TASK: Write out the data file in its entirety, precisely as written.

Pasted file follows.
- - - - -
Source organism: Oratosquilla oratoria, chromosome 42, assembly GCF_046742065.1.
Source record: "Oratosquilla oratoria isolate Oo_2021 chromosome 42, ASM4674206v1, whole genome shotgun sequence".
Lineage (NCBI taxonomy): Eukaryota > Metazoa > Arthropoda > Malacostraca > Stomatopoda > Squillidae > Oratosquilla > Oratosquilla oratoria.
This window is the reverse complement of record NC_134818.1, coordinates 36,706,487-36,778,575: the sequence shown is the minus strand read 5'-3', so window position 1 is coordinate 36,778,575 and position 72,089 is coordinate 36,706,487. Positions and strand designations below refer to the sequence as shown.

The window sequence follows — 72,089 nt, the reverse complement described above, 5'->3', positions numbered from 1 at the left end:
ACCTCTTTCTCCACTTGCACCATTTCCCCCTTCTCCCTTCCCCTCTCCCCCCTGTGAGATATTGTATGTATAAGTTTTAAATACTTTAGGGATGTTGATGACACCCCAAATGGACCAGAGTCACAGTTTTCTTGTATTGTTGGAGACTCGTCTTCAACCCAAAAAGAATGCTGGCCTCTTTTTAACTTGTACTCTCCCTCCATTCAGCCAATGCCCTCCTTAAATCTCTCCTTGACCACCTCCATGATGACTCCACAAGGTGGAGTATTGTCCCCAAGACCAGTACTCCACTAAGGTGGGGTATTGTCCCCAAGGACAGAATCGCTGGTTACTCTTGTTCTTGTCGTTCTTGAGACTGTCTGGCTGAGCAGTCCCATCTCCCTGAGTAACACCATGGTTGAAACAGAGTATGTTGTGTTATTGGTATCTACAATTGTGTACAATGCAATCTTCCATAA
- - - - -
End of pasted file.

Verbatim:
Source organism: Oratosquilla oratoria, chromosome 42, assembly GCF_046742065.1.
Source record: "Oratosquilla oratoria isolate Oo_2021 chromosome 42, ASM4674206v1, whole genome shotgun sequence".
Lineage (NCBI taxonomy): Eukaryota > Metazoa > Arthropoda > Malacostraca > Stomatopoda > Squillidae > Oratosquilla > Oratosquilla oratoria.
This window is the reverse complement of record NC_134818.1, coordinates 36,706,487-36,778,575: the sequence shown is the minus strand read 5'-3', so window position 1 is coordinate 36,778,575 and position 72,089 is coordinate 36,706,487. Positions and strand designations below refer to the sequence as shown.

The window sequence follows — 72,089 nt, the reverse complement described above, 5'->3', positions numbered from 1 at the left end:
ACCTCTTTCTCCACTTGCACCATTTCCCCCTTCTCCCTTCCCCTCTCCCCCCTGTGAGATATTGTATGTATAAGTTTTAAATACTTTAGGGATGTTGATGACACCCCAAATGGACCAGAGTCACAGTTTTCTTGTATTGTTGGAGACTCGTCTTCAACCCAAAAAGAATGCTGGCCTCTTTTTAACTTGTACTCTCCCTCCATTCAGCCAATGCCCTCCTTAAATCTCTCCTTGACCACCTCCATGATGACTCCACAAGGTGGAGTATTGTCCCCAAGACCAGTACTCCACTAAGGTGGGGTATTGTCCCCAAGGACAGAATCGCTGGTTACTCTTGTTCTTGTCGTTCTTGAGACTGTCTGGCTGAGCAGTCCCATCTCCCTGAGTAACACCATGGTTGAAACAGAGTATGTTGTGTTATTGGTATCTACAATTGTGTACAATGCAATCTTCCATAA